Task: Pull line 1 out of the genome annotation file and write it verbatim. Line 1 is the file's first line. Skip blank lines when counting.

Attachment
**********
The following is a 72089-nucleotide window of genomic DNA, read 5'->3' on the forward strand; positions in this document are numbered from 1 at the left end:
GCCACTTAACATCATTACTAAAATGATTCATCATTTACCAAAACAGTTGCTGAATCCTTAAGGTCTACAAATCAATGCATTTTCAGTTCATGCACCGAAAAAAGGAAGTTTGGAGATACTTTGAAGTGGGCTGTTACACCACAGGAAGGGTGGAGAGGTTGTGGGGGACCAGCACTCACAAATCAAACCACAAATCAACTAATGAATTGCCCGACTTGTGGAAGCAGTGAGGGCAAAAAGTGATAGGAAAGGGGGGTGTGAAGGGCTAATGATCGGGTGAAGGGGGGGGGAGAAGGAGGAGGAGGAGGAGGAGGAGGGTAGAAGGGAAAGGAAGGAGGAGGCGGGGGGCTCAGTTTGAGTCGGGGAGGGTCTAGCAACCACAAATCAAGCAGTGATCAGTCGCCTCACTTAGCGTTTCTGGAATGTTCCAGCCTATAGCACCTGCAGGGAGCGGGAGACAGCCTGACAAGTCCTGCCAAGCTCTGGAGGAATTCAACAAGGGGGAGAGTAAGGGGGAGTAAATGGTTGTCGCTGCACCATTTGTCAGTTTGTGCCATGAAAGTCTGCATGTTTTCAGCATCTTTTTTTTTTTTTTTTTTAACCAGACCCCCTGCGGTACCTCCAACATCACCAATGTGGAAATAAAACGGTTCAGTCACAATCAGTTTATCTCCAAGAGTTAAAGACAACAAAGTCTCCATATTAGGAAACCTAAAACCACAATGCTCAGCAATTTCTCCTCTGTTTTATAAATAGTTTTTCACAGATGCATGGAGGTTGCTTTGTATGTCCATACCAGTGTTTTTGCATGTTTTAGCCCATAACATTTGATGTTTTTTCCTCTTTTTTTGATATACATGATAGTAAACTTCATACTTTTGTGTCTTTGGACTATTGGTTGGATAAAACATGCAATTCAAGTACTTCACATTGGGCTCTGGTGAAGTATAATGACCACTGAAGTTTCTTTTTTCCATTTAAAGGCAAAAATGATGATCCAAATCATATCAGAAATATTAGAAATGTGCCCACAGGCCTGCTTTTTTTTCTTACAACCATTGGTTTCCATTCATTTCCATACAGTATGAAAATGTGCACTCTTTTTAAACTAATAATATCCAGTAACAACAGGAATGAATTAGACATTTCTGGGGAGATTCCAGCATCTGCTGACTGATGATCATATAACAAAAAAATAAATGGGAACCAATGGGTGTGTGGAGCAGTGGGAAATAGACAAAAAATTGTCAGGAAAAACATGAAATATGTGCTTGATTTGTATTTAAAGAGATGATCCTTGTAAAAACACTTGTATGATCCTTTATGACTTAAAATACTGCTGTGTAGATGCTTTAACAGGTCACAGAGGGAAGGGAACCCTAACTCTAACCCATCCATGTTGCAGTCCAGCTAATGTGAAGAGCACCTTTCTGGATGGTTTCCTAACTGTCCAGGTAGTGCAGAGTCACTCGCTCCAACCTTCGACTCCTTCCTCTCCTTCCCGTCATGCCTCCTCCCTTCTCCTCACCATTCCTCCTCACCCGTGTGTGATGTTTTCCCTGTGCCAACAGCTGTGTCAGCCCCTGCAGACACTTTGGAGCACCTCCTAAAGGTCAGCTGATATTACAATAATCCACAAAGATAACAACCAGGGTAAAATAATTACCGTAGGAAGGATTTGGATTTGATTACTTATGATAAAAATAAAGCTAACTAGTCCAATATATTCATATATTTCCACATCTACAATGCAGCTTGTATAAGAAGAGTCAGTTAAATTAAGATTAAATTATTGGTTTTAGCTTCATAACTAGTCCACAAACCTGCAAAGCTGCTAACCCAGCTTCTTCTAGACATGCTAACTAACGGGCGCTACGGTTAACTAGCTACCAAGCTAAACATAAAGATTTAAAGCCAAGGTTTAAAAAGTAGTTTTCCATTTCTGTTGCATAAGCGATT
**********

The following is a 72089-nucleotide window of genomic DNA, read 5'->3' on the forward strand; positions in this document are numbered from 1 at the left end: